Assembly members that included sponsor Rob Bonta (D-Alameda) and co-sponsors Ken Cooley (D-Rancho Cordova) and Tom Lackey (R-Palmdale) held a press conference last week announcing AB1948. 

“The illicit market continues to undercut businesses that are complying with state regulations and doing things the right way,” Bonta said at the announcement. “AB 1948 will temporarily reduce the tax burden on these licensed operators to attract customers to licensed businesses and help ensure the regulated market survives and thrives. Other states have shown that this approach actually increases overall tax revenue.”

Bonta went on to speak on the LAO findings saying they delivered a clear message that the status quo is not working. “I was pleased to see the report recommends eliminating the cultivation tax as we call for in AB 1948. We must lower and simplify the taxes on cannabis if the regulated cannabis industry in California is to survive, let alone thrive,” he said. 

Lackey reiterated just how wide the gap is becoming between legal marijuana and underground cannabis providers providers.“The illicit market continues to annihilate the regulated market,” Lackey said. “We continue to witness the destruction of untested products in our communities. It’s time we give the good players a chance to succeed because the health and safety of our communities depend on it.” Lackey is also a joint author of AB 1948.

AB 1948 is also backed by State Treasurer Fiona Ma, who authored the bill alongside Assembly members Jones-Sawyer and Cooley. Ma also supported cannabis banking reforms for years before being elected to take charge of the state’s coffers.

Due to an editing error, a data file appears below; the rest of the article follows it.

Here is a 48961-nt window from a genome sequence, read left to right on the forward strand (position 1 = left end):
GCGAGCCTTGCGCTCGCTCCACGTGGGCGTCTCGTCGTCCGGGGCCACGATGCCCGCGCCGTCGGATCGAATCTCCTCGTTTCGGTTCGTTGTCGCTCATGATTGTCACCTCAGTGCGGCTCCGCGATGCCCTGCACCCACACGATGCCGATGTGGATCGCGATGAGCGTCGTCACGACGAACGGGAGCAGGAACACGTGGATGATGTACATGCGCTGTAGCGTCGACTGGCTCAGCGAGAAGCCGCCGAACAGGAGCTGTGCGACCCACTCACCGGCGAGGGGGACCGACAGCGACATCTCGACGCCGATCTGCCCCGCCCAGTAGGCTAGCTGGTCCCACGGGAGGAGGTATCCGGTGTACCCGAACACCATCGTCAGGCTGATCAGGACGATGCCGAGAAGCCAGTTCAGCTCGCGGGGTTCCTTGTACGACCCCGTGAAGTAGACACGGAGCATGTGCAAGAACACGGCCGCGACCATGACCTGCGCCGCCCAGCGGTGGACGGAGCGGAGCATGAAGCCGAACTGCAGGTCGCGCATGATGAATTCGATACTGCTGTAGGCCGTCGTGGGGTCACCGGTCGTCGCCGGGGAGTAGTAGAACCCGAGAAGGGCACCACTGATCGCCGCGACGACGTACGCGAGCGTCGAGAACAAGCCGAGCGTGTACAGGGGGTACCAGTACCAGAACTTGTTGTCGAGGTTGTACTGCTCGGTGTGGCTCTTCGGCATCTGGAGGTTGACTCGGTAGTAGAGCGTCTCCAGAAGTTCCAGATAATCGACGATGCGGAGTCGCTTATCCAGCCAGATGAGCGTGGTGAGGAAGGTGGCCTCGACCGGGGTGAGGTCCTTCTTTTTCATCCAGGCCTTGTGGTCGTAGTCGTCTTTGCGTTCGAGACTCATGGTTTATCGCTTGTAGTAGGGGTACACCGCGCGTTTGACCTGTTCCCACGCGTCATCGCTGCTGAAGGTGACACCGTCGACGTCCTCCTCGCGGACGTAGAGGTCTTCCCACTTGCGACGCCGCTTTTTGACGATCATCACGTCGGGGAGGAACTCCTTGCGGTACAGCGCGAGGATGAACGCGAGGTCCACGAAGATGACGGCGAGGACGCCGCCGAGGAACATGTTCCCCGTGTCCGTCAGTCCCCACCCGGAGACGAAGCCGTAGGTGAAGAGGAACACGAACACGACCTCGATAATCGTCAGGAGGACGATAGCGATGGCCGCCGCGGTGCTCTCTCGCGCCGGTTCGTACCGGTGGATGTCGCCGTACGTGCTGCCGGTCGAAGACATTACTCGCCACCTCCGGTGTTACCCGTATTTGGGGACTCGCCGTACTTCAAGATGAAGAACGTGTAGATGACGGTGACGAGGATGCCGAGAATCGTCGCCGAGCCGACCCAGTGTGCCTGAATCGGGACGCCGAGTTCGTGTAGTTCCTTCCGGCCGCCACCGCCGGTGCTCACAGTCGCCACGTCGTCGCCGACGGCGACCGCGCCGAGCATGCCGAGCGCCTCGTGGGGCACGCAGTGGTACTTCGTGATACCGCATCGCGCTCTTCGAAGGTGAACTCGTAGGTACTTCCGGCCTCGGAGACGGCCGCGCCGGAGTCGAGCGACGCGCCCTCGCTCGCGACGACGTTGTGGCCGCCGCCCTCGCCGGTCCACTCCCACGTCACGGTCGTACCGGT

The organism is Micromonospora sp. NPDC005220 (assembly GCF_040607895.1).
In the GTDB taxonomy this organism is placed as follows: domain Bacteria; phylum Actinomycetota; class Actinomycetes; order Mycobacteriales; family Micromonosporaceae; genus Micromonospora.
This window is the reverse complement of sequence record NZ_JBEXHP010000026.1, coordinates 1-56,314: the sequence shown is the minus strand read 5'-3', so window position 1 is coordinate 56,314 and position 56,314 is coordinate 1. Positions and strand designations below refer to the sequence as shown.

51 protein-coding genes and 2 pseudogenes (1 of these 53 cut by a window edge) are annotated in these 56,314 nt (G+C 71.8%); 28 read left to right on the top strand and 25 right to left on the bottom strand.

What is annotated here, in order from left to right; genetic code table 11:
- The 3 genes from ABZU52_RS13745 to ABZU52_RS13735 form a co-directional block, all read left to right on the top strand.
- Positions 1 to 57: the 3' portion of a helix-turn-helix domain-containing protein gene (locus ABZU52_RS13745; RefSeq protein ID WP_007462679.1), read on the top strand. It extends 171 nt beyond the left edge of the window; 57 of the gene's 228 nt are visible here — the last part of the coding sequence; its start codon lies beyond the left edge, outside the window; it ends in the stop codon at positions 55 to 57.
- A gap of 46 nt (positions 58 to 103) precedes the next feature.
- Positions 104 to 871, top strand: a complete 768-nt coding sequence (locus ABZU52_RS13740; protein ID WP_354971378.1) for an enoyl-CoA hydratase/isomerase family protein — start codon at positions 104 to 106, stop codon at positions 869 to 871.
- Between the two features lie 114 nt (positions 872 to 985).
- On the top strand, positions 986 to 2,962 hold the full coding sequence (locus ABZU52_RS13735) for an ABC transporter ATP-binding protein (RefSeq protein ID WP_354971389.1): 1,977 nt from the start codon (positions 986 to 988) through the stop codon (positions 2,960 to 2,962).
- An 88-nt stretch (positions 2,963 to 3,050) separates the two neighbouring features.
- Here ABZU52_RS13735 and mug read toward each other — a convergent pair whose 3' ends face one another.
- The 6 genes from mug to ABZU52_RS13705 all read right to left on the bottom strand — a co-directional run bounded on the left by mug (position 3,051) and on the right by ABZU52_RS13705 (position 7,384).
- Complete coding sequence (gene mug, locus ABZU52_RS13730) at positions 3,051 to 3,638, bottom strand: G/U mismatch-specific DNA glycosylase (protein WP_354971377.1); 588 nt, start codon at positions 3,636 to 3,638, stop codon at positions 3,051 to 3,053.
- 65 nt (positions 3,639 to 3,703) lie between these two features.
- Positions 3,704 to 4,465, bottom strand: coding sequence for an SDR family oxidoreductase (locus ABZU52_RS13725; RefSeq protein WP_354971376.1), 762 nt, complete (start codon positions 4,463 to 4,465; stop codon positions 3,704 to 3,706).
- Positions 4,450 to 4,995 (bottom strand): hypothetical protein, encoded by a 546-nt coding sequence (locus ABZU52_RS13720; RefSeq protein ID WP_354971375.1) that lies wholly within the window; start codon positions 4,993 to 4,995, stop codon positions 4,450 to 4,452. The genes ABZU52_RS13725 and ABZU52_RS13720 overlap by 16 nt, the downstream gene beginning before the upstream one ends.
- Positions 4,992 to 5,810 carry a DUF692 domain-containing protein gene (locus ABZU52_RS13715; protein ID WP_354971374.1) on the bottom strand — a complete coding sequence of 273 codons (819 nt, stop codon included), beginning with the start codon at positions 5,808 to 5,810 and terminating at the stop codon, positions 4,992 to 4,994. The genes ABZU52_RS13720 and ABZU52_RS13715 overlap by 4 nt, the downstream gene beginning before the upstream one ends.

The state’s leading marijuana reform organizations are in strong support of AB 1948 as the next step in providing the industry some relief. Josh Drayton of the California Cannabis Industry Association told L.A. Weekly this week’s introduction of AB 1948 by Assembly member Bonta and its bipartisan coalition was absolutely critical to the survival of California’s regulated cannabis industry.  

“AB 1948 will provide the tax relief necessary for regulated operators to compete against a thriving illicit market that evades the financial obligations which drive up the cost of tested and regulated cannabis products,” Drayton said. “The cost disparity between illicit versus regulated products is a huge driver of the illicit market’s success, and without addressing this cost barrier, consumers will remain at risk from unlicensed products.”

Drayton believes this is the best shot yet to lower cannabis taxes in California following the implementation of Prop 64. “Although this bill did not make it through the legislative process in 2019, we believe that there is a broader understanding of the challenges that face licensed operators, and we’re thankful that both the legislature and the administration have signaled their willingness to address tax reform,” he said.

California NORML also said AB 1948 will also make the state’s industry more competitive against the underground pot economy thanks to lower prices for consumers. Ellen Komp, CANORML’s deputy director, also pointed to the vape crisis as another thing pushing lawmakers to act.

“AB 1948 will enable licensed cannabis retailers to lower their prices for cannabis consumers and patients in California, encouraging them to buy safe products that are tracked and tested,” Komp told L.A. Weekly. “It will also help licensed businesses compete with the underground market, ultimately resulting in a tax income increase for the state. With the illnesses and deaths caused by illicit vape products in California and elsewhere, there is an urgency to pass this bill this year.”